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Penn State Smeal MBA alum reflects on how leadership opportunities prepared him for the real world

January 11, 2022

By Melissa Manno

Jon Coulter
Jon Coulter, Dell Technologies senior advisor
Equipped with real-world management experiences during his time at the Penn State Smeal College of Business, MBA graduate Jon Coulter is no stranger to leading a team.

The Poets & Quants “MBA to watch” credits Smeal with preparing him to make an immediate impact following graduation by giving him experiences in leadership, especially during the COVID-19 pandemic. 

A Pittsburgh native, Coulter was inspired to pursue his MBA degree while working as a systems engineer for Intel, where coordinating with global supply managers opened his eyes to a newfound passion. 

“Running projects with cross-functional teams and people of all backgrounds turned out to be something I had a lot of passion for, and when it came to make the next step in my career, an MBA seemed to be the best path forward,” Coulter said.  

His sights were set on pursuing his MBA at Smeal because of how well the college’s values aligned with his own goals. Previously working in supply chain issues, Coulter said he wanted to build on those experiences by going to “the best school for supply chain management.” Additionally, he was blown away by Penn State’s unrivaled professional network and valued the MBA program’s small class sizes and tight-knit sense of community. 

Now, just months since his graduation, Coulter is thriving as a senior advisor for Dell Technologies in its Global Operations Strategy Division in Austin, Texas. Guided by the real-world exposure he acquired at Smeal, Coulter spends his days striving toward creating and implementing the next generation of software used for demand planning and lead time projections. 

“Smeal prepared me for this role by putting me face to face with some of the smartest minds in supply chain management and change implementation,” Coulter said. “The focus on teamwork throughout the program prepared me for the reality that mostly everything I do in this company is with a team of people with differing backgrounds and skillsets.”  

Smeal’s array of leadership opportunities validated Coulter’s capability to effectively lead a team and make well-informed decisions. As president of Smeal’s MBA Association, he was responsible for the MBA experience of roughly 150 students throughout the course of 2020 — which forced him to navigate a plentitude of unprecedented challenges due to the COVID-19 pandemic.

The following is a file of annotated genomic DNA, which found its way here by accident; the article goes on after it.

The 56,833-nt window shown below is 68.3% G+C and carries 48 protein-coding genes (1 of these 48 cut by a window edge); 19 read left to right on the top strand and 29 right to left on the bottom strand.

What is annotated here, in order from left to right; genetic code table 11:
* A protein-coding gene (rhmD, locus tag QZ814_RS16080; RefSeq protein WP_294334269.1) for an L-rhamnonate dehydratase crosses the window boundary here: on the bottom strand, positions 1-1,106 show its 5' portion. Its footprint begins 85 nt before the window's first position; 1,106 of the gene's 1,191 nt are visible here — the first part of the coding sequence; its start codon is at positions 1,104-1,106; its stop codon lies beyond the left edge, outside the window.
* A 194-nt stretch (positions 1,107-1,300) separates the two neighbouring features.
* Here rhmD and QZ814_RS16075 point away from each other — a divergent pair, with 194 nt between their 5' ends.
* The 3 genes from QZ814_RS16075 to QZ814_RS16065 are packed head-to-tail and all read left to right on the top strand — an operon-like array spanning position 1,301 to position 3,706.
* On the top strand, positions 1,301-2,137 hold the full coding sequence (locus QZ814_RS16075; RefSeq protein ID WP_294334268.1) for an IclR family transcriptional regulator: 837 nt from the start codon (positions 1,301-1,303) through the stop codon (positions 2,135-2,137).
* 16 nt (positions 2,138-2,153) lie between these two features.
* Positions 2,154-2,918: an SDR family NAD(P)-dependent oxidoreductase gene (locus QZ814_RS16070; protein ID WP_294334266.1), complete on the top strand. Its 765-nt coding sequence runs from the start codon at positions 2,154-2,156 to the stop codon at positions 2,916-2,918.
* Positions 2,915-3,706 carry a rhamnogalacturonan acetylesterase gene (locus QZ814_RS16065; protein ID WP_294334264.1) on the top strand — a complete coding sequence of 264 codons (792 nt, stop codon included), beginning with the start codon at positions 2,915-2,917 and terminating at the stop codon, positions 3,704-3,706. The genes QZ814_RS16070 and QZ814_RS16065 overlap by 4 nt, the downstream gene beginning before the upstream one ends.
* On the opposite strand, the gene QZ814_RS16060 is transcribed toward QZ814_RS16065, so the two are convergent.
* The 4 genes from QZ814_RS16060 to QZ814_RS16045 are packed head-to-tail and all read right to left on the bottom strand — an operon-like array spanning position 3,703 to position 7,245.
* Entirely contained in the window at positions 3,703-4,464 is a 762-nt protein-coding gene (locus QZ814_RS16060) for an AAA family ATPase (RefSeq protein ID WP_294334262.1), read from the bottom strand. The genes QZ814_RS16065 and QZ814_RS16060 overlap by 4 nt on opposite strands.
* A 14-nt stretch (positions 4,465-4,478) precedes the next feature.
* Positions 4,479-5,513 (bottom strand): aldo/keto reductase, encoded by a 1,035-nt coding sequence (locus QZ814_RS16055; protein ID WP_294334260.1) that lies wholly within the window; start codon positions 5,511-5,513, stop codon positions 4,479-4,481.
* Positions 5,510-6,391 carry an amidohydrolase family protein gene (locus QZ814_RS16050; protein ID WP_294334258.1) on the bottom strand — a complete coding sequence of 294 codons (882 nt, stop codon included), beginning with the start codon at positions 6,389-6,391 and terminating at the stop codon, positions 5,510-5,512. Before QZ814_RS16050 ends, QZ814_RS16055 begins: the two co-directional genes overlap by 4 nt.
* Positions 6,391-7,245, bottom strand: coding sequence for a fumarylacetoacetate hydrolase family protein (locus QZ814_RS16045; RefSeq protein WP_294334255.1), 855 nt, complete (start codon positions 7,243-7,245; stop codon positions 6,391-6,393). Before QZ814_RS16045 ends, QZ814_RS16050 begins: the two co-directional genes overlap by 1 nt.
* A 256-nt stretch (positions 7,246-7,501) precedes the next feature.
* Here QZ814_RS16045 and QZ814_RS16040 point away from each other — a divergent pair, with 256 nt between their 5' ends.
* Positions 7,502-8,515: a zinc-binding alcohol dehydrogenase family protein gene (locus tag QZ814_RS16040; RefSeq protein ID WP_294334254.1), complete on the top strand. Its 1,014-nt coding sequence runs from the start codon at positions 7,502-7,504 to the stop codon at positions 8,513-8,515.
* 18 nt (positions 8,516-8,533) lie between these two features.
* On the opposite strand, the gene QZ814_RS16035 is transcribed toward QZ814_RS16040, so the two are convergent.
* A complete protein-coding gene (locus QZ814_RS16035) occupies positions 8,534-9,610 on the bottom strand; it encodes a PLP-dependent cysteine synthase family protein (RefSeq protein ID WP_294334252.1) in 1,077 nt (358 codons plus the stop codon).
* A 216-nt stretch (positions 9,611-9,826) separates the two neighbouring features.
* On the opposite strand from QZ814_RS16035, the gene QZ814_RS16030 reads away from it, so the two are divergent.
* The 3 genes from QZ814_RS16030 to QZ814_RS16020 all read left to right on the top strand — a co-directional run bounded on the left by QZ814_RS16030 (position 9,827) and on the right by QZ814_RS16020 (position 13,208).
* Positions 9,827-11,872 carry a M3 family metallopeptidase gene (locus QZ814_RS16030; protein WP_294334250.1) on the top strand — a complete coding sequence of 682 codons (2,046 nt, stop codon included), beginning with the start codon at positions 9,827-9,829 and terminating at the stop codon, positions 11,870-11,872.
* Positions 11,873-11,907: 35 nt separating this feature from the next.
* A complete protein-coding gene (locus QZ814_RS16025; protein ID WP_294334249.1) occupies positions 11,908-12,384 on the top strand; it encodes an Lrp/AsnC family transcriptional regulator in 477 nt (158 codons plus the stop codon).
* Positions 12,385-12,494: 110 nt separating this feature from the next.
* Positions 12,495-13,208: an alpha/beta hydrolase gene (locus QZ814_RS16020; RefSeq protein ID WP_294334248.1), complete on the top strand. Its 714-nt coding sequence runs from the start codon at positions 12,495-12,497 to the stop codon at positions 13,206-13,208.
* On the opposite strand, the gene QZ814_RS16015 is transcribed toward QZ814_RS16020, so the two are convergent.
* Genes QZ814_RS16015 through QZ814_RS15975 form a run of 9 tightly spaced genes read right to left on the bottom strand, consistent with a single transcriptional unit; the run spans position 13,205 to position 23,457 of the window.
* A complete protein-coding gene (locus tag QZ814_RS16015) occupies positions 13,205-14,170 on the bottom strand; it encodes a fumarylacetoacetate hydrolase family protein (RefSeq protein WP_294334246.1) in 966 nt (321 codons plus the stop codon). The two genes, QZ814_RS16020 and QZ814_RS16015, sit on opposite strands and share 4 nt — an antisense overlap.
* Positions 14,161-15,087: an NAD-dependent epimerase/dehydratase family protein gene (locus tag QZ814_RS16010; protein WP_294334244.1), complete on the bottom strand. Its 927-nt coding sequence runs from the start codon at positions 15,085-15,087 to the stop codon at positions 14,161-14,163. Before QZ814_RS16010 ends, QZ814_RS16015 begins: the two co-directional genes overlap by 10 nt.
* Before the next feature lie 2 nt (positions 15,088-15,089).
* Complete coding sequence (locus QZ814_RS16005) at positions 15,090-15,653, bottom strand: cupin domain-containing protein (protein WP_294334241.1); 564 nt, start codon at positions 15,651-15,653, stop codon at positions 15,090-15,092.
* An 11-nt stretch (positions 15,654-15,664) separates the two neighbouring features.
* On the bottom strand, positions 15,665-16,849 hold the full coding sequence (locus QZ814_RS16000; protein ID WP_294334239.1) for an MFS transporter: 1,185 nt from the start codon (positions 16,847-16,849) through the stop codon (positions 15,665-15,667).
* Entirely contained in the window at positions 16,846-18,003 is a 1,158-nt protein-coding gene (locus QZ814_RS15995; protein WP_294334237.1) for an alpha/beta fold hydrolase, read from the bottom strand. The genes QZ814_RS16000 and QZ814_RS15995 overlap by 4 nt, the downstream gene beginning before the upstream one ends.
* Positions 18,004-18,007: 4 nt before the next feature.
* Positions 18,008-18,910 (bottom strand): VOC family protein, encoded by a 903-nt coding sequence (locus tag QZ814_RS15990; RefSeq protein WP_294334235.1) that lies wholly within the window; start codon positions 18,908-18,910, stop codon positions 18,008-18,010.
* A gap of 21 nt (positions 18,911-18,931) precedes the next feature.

“There were successes and failures alike in trying to adapt to the realities of COVID-19 and to be able to take such chances in a somewhat secure environment was a tremendous confidence boost for how to approach similar needs for adaption in the business world,” Coulter said. 

These experiences gave him firsthand knowledge of how the pandemic has affected the global supply chain. Now, Coulter said he believes it’s more important than ever for people to understand the complexities of supply chain systems — an area of expertise Smeal excels in. 

“Supply chain was a term mostly unheard of outside of the business realm prior to COVID,” Coulter said. “Now, it is front and center as one of the largest problems our economy faces.” 

Reflecting on his Penn State journey, Coulter said one of his fondest memories took him far outside the slopes of Happy Valley. Through Smeal’s Global Immersion program, Coulter was able to travel to South Africa to study business in a developing country. His time in the nation comprised of going on safaris, exploring Cape Town and, most memorable to him, examining the unique battles faced by businesses in the Johannesburg region. 

“It’s one thing to go to a country to learn about their culture from sightseeing and eating food, among other things; it’s another thing entirely to go inside the office walls and see firsthand the economic battles the nation is facing,” Coulter said. 

Coulter emphasized that throughout his time at Smeal, several faces within the college provided him with invaluable support and helped him “pivot his brain from an engineering focus to a broader organizational level mindset.” 

One of those faces, and more specifically, one of Coulter’s favorite professors, was Don Hambrick, Evan Pugh University Professor and Smeal Chaired Professor of Management. Hambrick instructed Coulter in Strategy Implementation and Organizational Change — a course that shaped his approach to business strategy ahead of starting his postgraduate position with Dell. 

“Jon Coulter is the kind of person every business school professor wants to teach: constructive, upbeat, hardworking, analytically capable and endowed with reliable judgement about social and human behavior,” Hambrick said. 

In the future, Coulter said he hopes to attain an executive-level position at an established company and is also interested in the prospect of launching his own innovative business. In either path, he’s confident the level of preparedness he’s cultivated at Smeal will propel his ambitions.  

In conversations with graduates from other MBA programs, Coulter said he often hears people discuss their master’s program strictly as a business affair. For him, one of the many aspects that sets Smeal apart is how its students genuinely enjoy their experiences. 

“The emphasis Smeal places on building a community not only makes the tough workload easier, but also helps you build lasting relationships which you can maintain long after the program ends,” Coulter said. “If you can call a classmate up to 10 years down the road and chat about work, life and everything in between — you know your time in the MBA program was well spent.” 

To learn more about the Smeal College of Business residential MBA program, visit Smeal’s official website.

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